• Valuation: Since higher interest rates increase the cost of equity and of debt (both being the cost of capital), the targets valuation decrease. This produces a mismatch of price expectations between buyers and sellers, and transactions become more difficult to close. Given the relatively high valuation multiples in the last few years, buyers have had expectations of higher multiples than those of the current market conditions.
  2. Increase in inflation and wages: Increase in inflation and high demand for services and therefore therapists have put pressure on staff wages. On the other hand, payor rates have remained largely flat and, therefore, practice profit margins tend to decrease. This produces downward pressure on practice valuations. Thus, the pool of good attractive targets for active buyers decreased.
  3. Large providers have had challenges over the last months. These challenges are varied. There have been providers closing locations, having layoffs, leaving certain states, and even one entering chapter 11 and later sold in pieces.


We expect the number of transactions in 2024 and 2025 to increase when compared to 2023, because: (i) the expectation of lower interest rates and improvements in debt markets; (2) inflation getting closer to the Fed’s target, lower wage pressures, and stabilization of profit margins; (3) the soft landing of the economy; (4) increase in add-on transactions by current PE platforms, selling of financially struggling practices, and the expectation of some PE platforms sales.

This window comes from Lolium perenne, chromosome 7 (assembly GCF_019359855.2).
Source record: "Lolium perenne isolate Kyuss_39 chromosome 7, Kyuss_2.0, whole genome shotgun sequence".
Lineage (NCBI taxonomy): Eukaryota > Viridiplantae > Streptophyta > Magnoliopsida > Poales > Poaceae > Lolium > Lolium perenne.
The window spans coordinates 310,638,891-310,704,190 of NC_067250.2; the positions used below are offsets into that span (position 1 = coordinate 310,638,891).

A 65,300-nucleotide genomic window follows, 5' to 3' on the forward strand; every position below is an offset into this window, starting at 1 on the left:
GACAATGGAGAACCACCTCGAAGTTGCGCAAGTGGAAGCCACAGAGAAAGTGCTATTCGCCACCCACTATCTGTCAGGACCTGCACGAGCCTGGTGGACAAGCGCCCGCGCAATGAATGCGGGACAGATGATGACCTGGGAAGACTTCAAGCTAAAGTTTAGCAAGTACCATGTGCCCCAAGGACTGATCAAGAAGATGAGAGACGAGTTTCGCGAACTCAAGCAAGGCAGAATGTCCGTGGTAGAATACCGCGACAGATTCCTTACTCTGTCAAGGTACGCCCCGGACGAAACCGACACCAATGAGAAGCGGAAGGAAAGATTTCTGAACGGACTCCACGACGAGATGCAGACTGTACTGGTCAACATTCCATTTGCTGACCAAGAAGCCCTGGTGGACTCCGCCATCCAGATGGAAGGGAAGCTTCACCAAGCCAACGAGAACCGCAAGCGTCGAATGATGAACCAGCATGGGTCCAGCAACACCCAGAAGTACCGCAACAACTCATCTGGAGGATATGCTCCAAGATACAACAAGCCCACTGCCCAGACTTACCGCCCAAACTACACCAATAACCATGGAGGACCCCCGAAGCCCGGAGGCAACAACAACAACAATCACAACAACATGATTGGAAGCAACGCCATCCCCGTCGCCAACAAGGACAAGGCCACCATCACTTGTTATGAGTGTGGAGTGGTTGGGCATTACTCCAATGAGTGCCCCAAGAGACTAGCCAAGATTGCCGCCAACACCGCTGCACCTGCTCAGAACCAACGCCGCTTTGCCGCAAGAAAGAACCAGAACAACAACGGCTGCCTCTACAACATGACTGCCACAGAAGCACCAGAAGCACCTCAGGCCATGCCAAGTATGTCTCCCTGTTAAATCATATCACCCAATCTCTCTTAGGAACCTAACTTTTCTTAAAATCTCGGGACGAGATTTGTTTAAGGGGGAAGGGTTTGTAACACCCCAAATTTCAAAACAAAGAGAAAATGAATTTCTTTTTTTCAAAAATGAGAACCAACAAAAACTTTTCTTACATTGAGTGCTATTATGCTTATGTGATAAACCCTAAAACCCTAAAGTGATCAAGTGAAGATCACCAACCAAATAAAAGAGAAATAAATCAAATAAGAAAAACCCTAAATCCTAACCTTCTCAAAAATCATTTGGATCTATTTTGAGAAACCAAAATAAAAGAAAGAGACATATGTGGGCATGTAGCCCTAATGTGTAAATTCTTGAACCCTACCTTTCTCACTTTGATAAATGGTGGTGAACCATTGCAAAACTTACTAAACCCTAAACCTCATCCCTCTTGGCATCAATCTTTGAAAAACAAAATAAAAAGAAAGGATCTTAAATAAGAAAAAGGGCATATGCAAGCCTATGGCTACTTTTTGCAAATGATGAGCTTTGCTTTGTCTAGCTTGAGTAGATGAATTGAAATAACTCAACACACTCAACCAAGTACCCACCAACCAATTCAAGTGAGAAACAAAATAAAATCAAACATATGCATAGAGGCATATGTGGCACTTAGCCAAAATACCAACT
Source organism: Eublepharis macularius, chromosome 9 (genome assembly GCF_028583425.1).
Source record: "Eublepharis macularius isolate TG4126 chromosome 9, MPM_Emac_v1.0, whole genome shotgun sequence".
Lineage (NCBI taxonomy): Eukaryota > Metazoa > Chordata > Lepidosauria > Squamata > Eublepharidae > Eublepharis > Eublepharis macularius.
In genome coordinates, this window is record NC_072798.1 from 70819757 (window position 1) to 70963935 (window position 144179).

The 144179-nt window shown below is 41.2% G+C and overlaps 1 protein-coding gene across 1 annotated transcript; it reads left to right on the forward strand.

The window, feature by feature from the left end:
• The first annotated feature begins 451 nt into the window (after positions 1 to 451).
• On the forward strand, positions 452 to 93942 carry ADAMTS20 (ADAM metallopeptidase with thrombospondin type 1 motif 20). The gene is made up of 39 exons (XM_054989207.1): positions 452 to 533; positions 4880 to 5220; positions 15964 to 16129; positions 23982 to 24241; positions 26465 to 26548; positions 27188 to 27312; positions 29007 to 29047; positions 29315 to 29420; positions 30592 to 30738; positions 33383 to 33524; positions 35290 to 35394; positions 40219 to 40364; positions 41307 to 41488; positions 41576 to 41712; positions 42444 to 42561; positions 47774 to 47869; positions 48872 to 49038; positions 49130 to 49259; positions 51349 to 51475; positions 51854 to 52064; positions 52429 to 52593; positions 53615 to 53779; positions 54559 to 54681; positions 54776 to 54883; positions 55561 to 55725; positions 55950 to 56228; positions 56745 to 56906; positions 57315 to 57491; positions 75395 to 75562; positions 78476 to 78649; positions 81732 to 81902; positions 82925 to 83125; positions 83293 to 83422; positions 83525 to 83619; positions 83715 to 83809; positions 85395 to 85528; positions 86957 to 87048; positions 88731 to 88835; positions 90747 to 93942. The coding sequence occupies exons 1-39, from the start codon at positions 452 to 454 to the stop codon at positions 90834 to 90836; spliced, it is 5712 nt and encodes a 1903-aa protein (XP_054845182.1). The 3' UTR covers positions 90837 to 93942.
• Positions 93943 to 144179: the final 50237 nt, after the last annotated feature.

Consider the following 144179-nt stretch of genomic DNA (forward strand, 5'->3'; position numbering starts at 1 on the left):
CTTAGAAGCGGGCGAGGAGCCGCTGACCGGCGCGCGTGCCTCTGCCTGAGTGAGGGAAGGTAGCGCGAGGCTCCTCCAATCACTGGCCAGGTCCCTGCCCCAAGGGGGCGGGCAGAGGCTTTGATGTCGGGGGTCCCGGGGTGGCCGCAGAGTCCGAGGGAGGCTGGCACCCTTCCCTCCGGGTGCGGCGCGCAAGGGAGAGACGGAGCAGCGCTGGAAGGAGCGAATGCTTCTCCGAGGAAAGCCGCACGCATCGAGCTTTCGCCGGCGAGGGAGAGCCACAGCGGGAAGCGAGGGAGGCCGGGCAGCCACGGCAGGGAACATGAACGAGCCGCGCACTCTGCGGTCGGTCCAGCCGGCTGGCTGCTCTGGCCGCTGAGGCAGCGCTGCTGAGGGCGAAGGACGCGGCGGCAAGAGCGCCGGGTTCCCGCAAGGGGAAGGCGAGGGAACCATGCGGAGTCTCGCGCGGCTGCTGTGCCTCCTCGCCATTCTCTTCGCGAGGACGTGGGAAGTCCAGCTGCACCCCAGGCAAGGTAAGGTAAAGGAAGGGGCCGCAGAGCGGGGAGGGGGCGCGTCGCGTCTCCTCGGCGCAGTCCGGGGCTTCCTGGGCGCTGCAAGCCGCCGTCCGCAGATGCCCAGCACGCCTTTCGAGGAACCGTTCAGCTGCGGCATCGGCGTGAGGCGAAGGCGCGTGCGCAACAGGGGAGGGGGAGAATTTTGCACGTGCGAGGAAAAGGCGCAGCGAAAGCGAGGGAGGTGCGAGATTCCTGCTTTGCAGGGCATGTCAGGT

Even though M&A activity decreased because of the macroeconomic situation and the economics of the segment, there are buyers interested in entering conversations with owners of practices thinking on an exit (sale). Some of the key characteristics of attractive targets are:

  • Good clinical outcomes.
  • Recognition in the community for providing quality services.
  • Stability or growing rate of revenues.
  • Sustainable and healthy financial margins.
  • Adjusted valuation expectations to the current macroeconomic situation.
  • Low staff turnover.
  • Stable or growing patient census.
  • Good training models and healthy learning environments.
  • Robust internal processes.
  • Strong information systems (financial, clinical, etc.).


Mergium focuses on the sale of professional practices in behavioral health to large national and regional practices, strategic buyers, and companies owned by institutional investors.